How Stress Affects Your Chances to Conceive

Jun 16, 2009
The new study shows that stress is a major factor causing infertility and sexual problems for couples, who are trying to conceive.

The study conducted at University of California, Berkeley revealed that stress puts a double strain on fertility, affecting the major sex hormones that play an important role during conception.

Previous studies showed that stress can negatively affect fertility, increasing the level of stress hormones, including cortisol. Cortisol is a vital hormone in the body, released by the adrenal glands during stress. The high levels of cortisol hormone suppress the production of gonadotropin releasing hormone (GnRH), produced by the hypothalamus. In its turn it results in reduced sperm count for men and ovulation problems for women. Besides, the stress hormone also impacts couple's sexual activity, leading to libido loss and other sexual problems.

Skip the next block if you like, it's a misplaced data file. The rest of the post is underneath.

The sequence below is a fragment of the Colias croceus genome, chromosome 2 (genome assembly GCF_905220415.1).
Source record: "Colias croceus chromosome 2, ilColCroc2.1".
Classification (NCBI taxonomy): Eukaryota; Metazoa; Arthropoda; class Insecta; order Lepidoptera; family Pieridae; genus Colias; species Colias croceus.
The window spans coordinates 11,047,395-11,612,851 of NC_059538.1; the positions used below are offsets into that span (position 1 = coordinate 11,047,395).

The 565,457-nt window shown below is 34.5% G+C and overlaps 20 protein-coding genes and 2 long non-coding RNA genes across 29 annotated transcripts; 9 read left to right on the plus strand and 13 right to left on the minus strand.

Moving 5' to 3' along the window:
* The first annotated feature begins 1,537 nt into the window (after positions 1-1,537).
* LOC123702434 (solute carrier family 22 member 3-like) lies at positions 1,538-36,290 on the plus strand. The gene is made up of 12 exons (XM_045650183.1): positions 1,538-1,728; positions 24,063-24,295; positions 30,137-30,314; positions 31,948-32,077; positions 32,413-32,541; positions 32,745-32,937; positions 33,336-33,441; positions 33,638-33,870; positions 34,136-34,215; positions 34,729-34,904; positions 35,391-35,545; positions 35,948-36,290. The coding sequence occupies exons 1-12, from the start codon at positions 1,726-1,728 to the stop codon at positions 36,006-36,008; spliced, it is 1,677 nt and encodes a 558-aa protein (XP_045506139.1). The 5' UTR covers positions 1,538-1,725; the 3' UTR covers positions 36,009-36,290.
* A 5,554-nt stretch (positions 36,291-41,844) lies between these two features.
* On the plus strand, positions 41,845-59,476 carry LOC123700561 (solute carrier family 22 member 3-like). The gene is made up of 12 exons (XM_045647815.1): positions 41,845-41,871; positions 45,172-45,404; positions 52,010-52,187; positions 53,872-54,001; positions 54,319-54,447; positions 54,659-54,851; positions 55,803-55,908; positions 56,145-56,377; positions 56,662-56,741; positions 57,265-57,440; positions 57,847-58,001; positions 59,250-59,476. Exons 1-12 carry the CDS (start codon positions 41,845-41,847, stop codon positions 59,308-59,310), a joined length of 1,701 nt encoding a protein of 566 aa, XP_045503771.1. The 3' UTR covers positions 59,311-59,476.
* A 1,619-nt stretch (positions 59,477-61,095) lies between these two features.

Scientists discovered that stress also ups the level of the hormone called gonadotropin-inhibitory hormone (GnIH), which inhibits reproductive function by suppressing GnRH hormone. The new study suggests that during stress, the level of GnRH hormone is low, while the level of GnIH hormone is high, which becomes a major obstacle for conception.

The human reproductive system is regulated by various hormones and the balance of these hormones create optimal environment for conception. Chronic stress, including the stress related to infertility treatment often leads to male and female fertility problems and sexual dysfunction.

The findings were published in the Online Early Edition of the journal Proceedings of the National Academy of Sciences (PNAS).